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In the Judeo-Christian tradition there are people of Divine Insight who do evil, such as the Diviner Balaam.

I'm wondering if there are Greco-Roman examples like this, especially regarding the Sibyls?

  • What exactly do you mean by evil? Prophets that intentionally twist people and lead them the wrong way for personal gain? Seers that use their powers to steal without ever being seen? Sibyls that would charge a price for prophecies and take away from amount when told no and still charge the same price? Or just those that can see the future and are enemies (or cursed/disliked) by the gods? – Andrew Johnson Oct 23 '18 at 22:49
  • @AndrewJohnson All of the above. Are there that many? – Johan88 Oct 24 '18 at 2:36
  • The first two I mentioned, no, not that I remember. (I just got out of Basic Combat Training, so my Greek mythology needs a major brush up.) But the other two I have come across. But, I wouldn't really call them evil. Apollo would give the gift of prophecy to women he liked, and if they didn't return his love, he would curse them. Only one comes to mind at this time, that being Cassandra of Troy. – Andrew Johnson Oct 27 '18 at 3:15
  • One women who already had the gift of prophecy caught the eye of Apollo. He came down and said, "I love you. I will grant you a wish and you will be mine." Or something like that. This woman was known as the Virgin of Cumaean, a priestess. She picked up sand and asked for as many years as grains she held. The wish was granted, but she did not lay with him. Apollo could not take back his gift, nor did he curse her because she was already cursed. She lived the years, but did not retain her beauty. – Andrew Johnson Oct 27 '18 at 3:28
  • The Virgin of Cumaean was the sibyl that offered a king books/scrolls of prophecy at a high price. He refused, she burned three. She offered again at the same price. He refused, she burned three. With three remaining, she offered once more at the same price. He accepted. (Though, now I have to ask a question on this because the Cumaean Sybil wrote prophecies on oak leaves.) – Andrew Johnson Oct 27 '18 at 3:32
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Absolutely!

The most famous one is the necromancer Erictho, who originated in Lucan's epic Pharsalia (about the civil war between Caesar and Pompey).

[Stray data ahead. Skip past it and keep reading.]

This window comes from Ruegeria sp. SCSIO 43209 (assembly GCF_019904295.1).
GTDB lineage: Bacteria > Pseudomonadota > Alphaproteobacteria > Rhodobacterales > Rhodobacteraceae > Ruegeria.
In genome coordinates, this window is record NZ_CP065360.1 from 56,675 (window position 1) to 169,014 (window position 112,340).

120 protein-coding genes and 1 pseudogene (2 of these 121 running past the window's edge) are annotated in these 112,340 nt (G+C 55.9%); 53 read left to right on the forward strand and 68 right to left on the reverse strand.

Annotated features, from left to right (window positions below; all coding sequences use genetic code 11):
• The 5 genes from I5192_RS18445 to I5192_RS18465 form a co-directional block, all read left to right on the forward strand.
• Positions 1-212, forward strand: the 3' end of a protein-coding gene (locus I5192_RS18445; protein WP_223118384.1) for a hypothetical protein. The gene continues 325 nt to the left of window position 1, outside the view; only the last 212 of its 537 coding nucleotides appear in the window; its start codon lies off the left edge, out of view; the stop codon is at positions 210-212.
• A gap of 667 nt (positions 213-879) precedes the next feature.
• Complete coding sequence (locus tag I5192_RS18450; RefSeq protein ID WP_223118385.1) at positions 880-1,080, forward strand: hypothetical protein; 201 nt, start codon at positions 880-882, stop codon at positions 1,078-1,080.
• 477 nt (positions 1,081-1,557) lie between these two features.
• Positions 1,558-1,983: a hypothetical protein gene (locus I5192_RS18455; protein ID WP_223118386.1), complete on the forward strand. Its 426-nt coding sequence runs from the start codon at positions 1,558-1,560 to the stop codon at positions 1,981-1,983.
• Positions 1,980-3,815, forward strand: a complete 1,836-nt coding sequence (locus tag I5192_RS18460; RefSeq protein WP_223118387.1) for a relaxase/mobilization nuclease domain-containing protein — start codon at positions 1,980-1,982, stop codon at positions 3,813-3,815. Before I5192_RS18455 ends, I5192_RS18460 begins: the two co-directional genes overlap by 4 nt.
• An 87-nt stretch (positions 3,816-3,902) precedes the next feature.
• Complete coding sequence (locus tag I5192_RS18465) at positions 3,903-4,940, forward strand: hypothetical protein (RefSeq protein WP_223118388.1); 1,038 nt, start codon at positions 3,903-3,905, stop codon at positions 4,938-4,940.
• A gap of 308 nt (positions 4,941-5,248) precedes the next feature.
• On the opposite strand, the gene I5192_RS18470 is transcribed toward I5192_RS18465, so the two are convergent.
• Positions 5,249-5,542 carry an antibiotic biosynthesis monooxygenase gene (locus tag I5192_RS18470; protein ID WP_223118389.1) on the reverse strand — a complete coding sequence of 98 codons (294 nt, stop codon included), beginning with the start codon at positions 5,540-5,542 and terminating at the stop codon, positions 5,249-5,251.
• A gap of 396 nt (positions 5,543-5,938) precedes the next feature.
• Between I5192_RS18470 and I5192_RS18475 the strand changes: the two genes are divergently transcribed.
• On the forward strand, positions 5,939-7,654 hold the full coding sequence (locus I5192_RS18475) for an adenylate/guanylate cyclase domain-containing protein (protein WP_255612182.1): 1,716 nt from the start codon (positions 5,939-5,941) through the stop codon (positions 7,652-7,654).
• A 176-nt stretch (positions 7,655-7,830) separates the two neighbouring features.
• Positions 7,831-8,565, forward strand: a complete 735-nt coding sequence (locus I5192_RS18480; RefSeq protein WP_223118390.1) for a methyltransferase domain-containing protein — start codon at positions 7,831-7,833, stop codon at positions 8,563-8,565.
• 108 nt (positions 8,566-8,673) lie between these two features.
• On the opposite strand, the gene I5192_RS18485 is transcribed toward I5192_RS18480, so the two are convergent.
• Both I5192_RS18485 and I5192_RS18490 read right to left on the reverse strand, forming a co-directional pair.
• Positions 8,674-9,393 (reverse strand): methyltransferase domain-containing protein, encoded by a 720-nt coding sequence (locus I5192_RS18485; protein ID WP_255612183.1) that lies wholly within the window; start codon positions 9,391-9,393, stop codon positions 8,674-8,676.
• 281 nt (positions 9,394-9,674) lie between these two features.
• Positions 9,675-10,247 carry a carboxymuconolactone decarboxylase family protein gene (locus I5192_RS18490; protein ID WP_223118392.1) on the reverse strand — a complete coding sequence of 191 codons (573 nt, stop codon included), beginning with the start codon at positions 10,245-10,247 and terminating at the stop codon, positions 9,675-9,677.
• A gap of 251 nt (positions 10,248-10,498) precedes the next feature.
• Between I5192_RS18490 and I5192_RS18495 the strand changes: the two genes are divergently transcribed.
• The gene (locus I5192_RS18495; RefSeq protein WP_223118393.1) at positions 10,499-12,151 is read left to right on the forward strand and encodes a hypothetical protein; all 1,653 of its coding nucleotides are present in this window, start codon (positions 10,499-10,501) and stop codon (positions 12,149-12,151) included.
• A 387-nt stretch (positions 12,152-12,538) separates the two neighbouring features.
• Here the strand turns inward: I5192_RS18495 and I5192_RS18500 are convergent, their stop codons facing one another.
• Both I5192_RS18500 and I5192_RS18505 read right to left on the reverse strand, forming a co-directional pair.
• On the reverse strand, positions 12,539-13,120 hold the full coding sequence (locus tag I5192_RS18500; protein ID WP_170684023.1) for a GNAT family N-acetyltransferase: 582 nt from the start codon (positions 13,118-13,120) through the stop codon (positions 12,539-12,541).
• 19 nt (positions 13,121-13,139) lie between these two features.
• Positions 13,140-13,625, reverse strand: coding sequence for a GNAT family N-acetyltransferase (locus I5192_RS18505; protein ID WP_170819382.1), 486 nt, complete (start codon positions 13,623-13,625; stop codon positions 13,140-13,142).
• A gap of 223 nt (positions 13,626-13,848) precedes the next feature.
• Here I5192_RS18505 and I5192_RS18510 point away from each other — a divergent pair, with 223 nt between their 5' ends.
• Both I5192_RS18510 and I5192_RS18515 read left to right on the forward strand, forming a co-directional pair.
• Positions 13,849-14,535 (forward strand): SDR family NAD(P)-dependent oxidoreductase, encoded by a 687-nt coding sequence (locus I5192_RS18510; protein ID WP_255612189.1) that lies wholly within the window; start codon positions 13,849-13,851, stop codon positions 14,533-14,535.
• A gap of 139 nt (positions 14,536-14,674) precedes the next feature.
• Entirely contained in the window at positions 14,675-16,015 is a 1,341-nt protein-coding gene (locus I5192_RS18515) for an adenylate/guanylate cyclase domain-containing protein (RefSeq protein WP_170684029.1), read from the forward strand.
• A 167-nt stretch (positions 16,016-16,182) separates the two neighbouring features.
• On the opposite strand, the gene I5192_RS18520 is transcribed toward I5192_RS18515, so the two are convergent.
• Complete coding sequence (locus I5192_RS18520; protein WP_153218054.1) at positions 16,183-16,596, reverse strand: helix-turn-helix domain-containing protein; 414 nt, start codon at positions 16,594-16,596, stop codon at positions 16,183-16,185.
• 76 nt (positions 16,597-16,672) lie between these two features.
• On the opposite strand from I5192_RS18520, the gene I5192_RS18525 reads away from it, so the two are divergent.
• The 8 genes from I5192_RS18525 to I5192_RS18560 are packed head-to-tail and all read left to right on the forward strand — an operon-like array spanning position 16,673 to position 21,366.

In book five, Appius Claudius goes to the oracle at Delphi hoping to find out how the war will end; Apollo possesses the oracle's body and gives a prediction through her. In book six, on the other hand, Pompey's son Sextus wants something different—he seeks out Erictho, the infamous necromancer, and asks her to give him a better prophecy. Instead of praying and deferring to the gods, she threatens them, and gets results: she pulls a ghost back into the world and forces it into a recently-vacated corpse, making it use the corpse's mouth to describe what it saw in the Underworld (where time isn't linear).

About half the book is devoted to describing how monstrous Erictho is, in too much detail to copy here—but she definitely fits the "evil necromancer" trope, and is clearly meant as a foil to the Oracle at Delphi earlier in the epic.

  • Amazing ! Thanks !!! Any others u could name that I can look into myself ? – Johan88 May 26 at 2:18
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    @Johan88 I'm afraid Erictho is the main one who comes to mind, but I'll search around a bit and see what I can find. (She's one of the more famous mortal characters from Roman myth: according to Lucan, she was waiting for the end of the war, intending to raise all the dead from both sides and make a zombie army to take over Rome. Sadly, Lucan didn't finish his epic, so we don't find out if she succeeded or not. Since no historical documents from the time mention the zombie army, I'm guessing she didn't. But she also appears in Ovid, Dante, and Goethe, among others.) – Draconis May 26 at 2:21
  • Omg. Amazing ! Thanks ! Didn't know the Ancients had the whole zombie takeover theme. Thought it was just Hollywood. – Johan88 May 26 at 2:23
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    @Johan88 I was surprised too, but it seems it wasn't a prevalent theme, just something Lucan made up. I suppose corpses rising up is sort of a universal fear. – Draconis May 26 at 2:25

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